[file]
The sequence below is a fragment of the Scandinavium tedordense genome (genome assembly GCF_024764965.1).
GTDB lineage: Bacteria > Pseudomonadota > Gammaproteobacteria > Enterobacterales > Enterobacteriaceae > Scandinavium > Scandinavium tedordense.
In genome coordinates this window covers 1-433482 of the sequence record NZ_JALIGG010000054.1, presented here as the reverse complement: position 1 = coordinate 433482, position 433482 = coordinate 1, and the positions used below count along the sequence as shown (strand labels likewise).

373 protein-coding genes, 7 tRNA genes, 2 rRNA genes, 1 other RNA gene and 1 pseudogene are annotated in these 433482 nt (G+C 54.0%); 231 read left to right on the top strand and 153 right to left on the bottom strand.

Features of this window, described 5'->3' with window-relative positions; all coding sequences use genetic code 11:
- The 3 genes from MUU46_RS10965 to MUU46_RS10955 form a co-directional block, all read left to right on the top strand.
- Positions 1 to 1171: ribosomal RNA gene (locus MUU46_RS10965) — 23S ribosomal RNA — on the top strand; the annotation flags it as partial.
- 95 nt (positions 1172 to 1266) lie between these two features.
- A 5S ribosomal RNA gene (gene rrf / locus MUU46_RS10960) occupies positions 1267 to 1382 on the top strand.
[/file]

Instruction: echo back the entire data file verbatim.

The sequence below is a fragment of the Scandinavium tedordense genome (genome assembly GCF_024764965.1).
GTDB lineage: Bacteria > Pseudomonadota > Gammaproteobacteria > Enterobacterales > Enterobacteriaceae > Scandinavium > Scandinavium tedordense.
In genome coordinates this window covers 1-433482 of the sequence record NZ_JALIGG010000054.1, presented here as the reverse complement: position 1 = coordinate 433482, position 433482 = coordinate 1, and the positions used below count along the sequence as shown (strand labels likewise).

373 protein-coding genes, 7 tRNA genes, 2 rRNA genes, 1 other RNA gene and 1 pseudogene are annotated in these 433482 nt (G+C 54.0%); 231 read left to right on the top strand and 153 right to left on the bottom strand.

Features of this window, described 5'->3' with window-relative positions; all coding sequences use genetic code 11:
- The 3 genes from MUU46_RS10965 to MUU46_RS10955 form a co-directional block, all read left to right on the top strand.
- Positions 1 to 1171: ribosomal RNA gene (locus MUU46_RS10965) — 23S ribosomal RNA — on the top strand; the annotation flags it as partial.
- 95 nt (positions 1172 to 1266) lie between these two features.
- A 5S ribosomal RNA gene (gene rrf / locus MUU46_RS10960) occupies positions 1267 to 1382 on the top strand.